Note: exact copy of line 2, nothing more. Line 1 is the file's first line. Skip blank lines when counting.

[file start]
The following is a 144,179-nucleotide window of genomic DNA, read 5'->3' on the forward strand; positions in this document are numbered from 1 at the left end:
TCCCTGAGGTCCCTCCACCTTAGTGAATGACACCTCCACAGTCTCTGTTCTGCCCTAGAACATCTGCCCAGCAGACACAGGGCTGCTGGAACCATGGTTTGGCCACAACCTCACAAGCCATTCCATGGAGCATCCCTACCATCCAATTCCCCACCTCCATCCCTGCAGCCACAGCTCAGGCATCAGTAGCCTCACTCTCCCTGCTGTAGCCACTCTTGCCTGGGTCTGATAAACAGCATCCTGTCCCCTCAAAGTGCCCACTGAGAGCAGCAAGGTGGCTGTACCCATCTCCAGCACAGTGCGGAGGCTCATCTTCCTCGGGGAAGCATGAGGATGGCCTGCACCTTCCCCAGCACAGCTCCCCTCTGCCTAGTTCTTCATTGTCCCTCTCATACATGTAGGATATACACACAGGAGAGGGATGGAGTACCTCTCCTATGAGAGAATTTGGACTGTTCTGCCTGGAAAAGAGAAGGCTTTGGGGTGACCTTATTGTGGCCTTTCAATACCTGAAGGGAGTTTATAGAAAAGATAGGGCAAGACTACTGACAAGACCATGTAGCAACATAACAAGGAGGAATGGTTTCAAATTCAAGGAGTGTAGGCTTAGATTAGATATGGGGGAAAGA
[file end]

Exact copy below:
TCCCTGAGGTCCCTCCACCTTAGTGAATGACACCTCCACAGTCTCTGTTCTGCCCTAGAACATCTGCCCAGCAGACACAGGGCTGCTGGAACCATGGTTTGGCCACAACCTCACAAGCCATTCCATGGAGCATCCCTACCATCCAATTCCCCACCTCCATCCCTGCAGCCACAGCTCAGGCATCAGTAGCCTCACTCTCCCTGCTGTAGCCACTCTTGCCTGGGTCTGATAAACAGCATCCTGTCCCCTCAAAGTGCCCACTGAGAGCAGCAAGGTGGCTGTACCCATCTCCAGCACAGTGCGGAGGCTCATCTTCCTCGGGGAAGCATGAGGATGGCCTGCACCTTCCCCAGCACAGCTCCCCTCTGCCTAGTTCTTCATTGTCCCTCTCATACATGTAGGATATACACACAGGAGAGGGATGGAGTACCTCTCCTATGAGAGAATTTGGACTGTTCTGCCTGGAAAAGAGAAGGCTTTGGGGTGACCTTATTGTGGCCTTTCAATACCTGAAGGGAGTTTATAGAAAAGATAGGGCAAGACTACTGACAAGACCATGTAGCAACATAACAAGGAGGAATGGTTTCAAATTCAAGGAGTGTAGGCTTAGATTAGATATGGGGGAAAGA